Organisational change – when is the right time?
Updated: Mar 3, 2019
When I first did my change management training, one of the surprising things I discovered in the opening pages of the handbook they give you, was Charles Handy's sigmoid curve from 'The Empty Raincoat'. Its bottom line was simple: successful organisations implement change when they are still in the growth mode and long before they plateau or show signs of decline.
What I thought at the time was that this went against our typical response - we change as a reaction to circumstance, rather than in anticipation of it. Subsequent experience has shown me I was right - most of the time change is reactive and tardy.
Charles Handy was also right - successful organisations don't wait around till a crisis strikes, before they effect change. Yet, this is often the case, which means that the change process becomes a case of hastily executed turnaround or a long, painful and fear driven journey of renewal with uncertain results and slow growth. In public sector, failure to anticipate change - an inherent affliction - results in wasted taxpayers' money and outcomes for the general public which simply miss the mark.
When is the right time to implement change then?
In my view, the answer is - always. The change adaptive mindset needs to become the pinnacle of an organisation, regardless of whether it's private, public or third sector.
The question is, how do we drive this organisational transformation in times of prosperity, when there doesn't seem to be a clear rationale for it?
When fear isn't a motivating factor, an aspirational vision, which captures a strategic intent and is emotionally compelling, is a good start. A vision which is underpinned by the organisational values and linked with its core identity, can provide a strong platform to introduce changes to structure, processes, behaviours and performance measures, which staff will be on board with.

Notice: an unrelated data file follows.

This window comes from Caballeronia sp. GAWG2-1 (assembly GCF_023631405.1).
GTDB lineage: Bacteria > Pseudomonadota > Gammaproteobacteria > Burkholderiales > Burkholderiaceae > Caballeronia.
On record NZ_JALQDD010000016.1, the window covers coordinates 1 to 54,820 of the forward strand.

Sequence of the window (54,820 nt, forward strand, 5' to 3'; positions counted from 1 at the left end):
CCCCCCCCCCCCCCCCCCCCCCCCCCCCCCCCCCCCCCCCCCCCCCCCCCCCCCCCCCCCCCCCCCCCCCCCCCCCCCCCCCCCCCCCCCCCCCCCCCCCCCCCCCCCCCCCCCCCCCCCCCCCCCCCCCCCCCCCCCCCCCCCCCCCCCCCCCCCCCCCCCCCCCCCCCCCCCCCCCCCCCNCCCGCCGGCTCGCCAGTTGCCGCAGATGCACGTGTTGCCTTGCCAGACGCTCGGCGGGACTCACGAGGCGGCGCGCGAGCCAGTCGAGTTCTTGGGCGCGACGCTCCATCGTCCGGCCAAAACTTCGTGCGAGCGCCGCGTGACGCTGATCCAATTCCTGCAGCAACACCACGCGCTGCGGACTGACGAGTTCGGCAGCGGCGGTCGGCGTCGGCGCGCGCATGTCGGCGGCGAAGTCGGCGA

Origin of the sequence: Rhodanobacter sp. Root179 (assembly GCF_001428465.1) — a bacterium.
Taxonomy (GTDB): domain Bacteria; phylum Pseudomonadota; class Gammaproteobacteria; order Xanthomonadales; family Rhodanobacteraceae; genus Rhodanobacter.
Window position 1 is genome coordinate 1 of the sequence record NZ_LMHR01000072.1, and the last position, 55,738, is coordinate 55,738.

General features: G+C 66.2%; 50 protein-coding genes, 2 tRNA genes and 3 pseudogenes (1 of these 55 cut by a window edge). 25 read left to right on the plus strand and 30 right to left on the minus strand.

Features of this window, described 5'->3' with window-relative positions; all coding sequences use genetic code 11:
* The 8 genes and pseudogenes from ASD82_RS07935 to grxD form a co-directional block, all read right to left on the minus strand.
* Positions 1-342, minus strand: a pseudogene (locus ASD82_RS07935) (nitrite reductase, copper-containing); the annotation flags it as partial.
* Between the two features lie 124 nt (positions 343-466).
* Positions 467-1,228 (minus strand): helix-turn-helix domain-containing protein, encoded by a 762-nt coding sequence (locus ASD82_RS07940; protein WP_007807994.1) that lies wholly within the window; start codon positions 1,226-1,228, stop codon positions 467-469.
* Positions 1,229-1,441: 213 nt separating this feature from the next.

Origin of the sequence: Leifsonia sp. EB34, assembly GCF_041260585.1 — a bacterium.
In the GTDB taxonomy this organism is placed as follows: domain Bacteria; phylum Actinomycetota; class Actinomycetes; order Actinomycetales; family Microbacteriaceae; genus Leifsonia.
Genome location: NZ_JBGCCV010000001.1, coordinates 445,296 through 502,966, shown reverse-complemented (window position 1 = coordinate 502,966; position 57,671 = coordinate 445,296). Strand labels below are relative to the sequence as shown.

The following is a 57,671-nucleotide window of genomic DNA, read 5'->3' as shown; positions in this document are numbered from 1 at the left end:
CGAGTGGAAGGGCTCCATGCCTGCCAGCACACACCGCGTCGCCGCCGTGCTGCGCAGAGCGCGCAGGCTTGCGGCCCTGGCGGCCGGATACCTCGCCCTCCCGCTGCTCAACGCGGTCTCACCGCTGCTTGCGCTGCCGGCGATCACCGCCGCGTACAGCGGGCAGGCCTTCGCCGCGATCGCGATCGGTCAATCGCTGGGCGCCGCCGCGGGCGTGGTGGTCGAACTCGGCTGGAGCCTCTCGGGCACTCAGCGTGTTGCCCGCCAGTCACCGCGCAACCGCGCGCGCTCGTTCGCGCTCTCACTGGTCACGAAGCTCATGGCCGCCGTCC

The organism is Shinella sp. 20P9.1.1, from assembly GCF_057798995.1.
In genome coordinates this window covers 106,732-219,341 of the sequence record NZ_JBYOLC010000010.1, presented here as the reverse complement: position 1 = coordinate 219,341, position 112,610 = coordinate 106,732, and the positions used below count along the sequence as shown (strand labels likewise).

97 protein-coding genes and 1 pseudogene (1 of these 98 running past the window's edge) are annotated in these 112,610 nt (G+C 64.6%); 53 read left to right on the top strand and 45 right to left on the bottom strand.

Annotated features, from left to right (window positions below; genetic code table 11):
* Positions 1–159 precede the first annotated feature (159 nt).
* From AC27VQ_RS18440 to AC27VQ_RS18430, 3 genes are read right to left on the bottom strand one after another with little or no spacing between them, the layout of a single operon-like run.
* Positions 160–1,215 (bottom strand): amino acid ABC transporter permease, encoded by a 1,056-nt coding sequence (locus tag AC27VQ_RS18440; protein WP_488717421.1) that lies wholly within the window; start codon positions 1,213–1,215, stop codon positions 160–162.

Whilst this might seem banal a suggestion, practice shows it is not - and it is often overlooked. Too often, change is pinned upon strategic objectives or performance indicators, which makes sense rationally, but fail to convey the bigger picture of what better performance means for the future of the organisation and its customers.
Naturally, this is just the beginning of a change design. An emotionally engaging, aspirational vision needs to be linked with the organisational strategy and owned bottom-up and top-down through carefully designed implementation and robust evaluation, which are a topic for another article.
Before we get to it, however, some of the initial questions which an organisation might ask itself before embarking on a change project are: Is our vision for growth based only on exploiting our existing core offer? Have we put processes in place to optimise and adapt it to maximally leverage our strengths and match customer needs? Are there emerging trends in our sector or customer base which could present a challenge or a threat? Are there opportunities beyond our current offer?
I frequently come across references between organisational development and evolutionary biology. There is a truth to it – the logic of variation-selection-retention can certainly be applied to the process of innovation involved in the survival and evolution of many organisations. The trick though seems to be for this process to be more than a response to the changing environment, but rather – a pre-emptive state of readiness to explore.